Healthcare utilization and cost outcomes for a multicenter first seizure and new onset epilepsy clinic.

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Epilepsy & behavior : E&B


oregon; portland


RATIONALE: A First Seizure/New Onset Epilepsy (FS/NOE) protocol was implemented to ensure proper evaluation by an epileptologist and improve overall care for patients. We compared healthcare utilization and cost incurred by patients pre and post protocol implementation.

METHODS: Clinical data were retrospectively collected from the EMR and cost data from the financial database. Patients were identified by FS event and grouped into either the pre-implementation (pre-FSC) or post-implementation cohort (post-FSC). Pre-FSC patients were seen between January 2014-December 2015 and post-FSC between March 2016-January 2018. Utilization outcomes include time from FS to neurology appointment, MRI, and electroencephalogram (EEG). Cost outcomes included the annualized median difference in pre versus post costs for ER, inpatient, outpatient or ambulatory, and total hospital services. Cost and utilization outcomes were collected within 90 days or 6 months post first-seizure event. Pre and post cohorts were compared using Kaplan-Meier analysis and Cox proportional hazard models for time-to-event outcomes, multivariable median regression models for cost differences and negative binomial regression models for utilization analyses. Models were adjusted for age, sex, health insurance, and comorbidities.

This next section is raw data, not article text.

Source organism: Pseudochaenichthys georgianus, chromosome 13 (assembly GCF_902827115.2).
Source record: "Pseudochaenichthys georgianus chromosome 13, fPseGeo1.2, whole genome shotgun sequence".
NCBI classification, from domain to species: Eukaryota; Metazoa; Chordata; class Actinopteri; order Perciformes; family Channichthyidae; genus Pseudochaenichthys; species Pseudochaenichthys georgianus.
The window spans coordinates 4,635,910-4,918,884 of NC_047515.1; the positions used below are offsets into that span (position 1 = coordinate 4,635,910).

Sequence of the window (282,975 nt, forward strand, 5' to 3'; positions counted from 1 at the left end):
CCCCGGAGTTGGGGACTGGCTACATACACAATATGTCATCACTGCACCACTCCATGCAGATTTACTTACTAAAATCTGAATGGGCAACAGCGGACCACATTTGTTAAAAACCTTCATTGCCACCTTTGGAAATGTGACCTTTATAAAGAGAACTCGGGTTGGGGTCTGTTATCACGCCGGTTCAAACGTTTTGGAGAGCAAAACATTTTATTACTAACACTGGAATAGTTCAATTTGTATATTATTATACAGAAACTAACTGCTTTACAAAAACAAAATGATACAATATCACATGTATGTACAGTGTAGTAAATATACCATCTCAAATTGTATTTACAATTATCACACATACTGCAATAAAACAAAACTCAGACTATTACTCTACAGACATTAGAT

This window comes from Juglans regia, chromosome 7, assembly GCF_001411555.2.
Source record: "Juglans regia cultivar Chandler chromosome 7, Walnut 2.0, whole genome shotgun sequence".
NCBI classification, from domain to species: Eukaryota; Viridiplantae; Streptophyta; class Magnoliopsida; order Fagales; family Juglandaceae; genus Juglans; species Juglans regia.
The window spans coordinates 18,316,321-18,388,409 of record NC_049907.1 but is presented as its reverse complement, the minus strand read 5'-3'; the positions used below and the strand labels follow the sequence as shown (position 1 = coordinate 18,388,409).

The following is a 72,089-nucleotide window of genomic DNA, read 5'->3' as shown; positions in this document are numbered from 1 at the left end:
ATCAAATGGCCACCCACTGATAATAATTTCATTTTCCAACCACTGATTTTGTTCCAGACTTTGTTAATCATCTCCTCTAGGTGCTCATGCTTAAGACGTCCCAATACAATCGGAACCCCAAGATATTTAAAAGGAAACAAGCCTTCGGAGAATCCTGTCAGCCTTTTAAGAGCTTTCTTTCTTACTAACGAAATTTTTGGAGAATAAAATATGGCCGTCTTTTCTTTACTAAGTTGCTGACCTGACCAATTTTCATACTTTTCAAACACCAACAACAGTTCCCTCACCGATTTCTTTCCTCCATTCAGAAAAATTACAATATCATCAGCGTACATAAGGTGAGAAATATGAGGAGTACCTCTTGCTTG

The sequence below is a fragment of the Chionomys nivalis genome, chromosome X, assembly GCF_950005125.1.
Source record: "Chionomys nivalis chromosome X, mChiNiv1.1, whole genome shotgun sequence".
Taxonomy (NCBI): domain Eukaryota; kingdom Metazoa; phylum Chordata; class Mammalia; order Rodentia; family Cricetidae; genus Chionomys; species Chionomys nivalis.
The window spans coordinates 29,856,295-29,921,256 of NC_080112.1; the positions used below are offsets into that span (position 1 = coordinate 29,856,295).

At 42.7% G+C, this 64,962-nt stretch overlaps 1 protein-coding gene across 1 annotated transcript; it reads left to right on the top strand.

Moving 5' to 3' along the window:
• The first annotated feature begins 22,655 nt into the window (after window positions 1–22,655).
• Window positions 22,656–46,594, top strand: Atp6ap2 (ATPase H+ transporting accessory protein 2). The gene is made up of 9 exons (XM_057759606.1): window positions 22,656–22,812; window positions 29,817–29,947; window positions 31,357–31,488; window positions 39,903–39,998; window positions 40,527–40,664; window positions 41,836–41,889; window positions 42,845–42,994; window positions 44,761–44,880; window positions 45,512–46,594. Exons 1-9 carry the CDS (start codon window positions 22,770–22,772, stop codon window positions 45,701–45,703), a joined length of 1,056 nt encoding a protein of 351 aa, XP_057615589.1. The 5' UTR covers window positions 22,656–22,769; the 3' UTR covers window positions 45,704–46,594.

RESULTS: One-hundred and fifty six patients were included with 84 (53.8%) pre- and 72 (46.2%) post-FSC patients. Kaplan-Meier and Cox regression results indicated post-FSC patients had significantly faster time-to-first neurology appointment (5.0 vs. 20.9 days, p < .001; Adjusted Hazard Ratio (HR) = 5.98, p < .001), time-to-MRI (9.0 vs. 27.0 days; p = 0.005; HR = 1.88, p = .021) and EEG (3.6 vs. 48.6 days, p < .001; HR = 9.01, p < .001). A total of 138 patients had at least one cost in the financial database. For 6-month follow-up period, post-FSC patients had higher adjusted all-cause total median costs (+$830, p = 0.009) and outpatient costs (+$1203, p < .001) but lower ED costs (-245, p = 0.073), not significant. Results were similar for seizure-related costs. Similarly, Post-FSC patients had a significantly higher likelihood of all-cause (Adjusted Rate Ratio (ARR) = 1.41, p = .029) and outpatient utilization (ARR = 1.72, p = .008) but lower ED utilization (ARR = 0.54, p < .001).

CONCLUSIONS: Implementation of the FSC decreased time to evaluation by a neurologist and time to diagnostic workup. Ultimately, total healthcare costs and ambulatory costs increased but ED costs and utilization were reduced. It is our hypothesis that faster access to initial care and diagnosis would result in better control of seizures and reduce long-term costs and utilization. Further research over a longer duration of time across a broader population is needed to evaluate the full implications of an epilepsy specialist-populated FSC.

Clinical Institute

Neurosciences (Brain & Spine)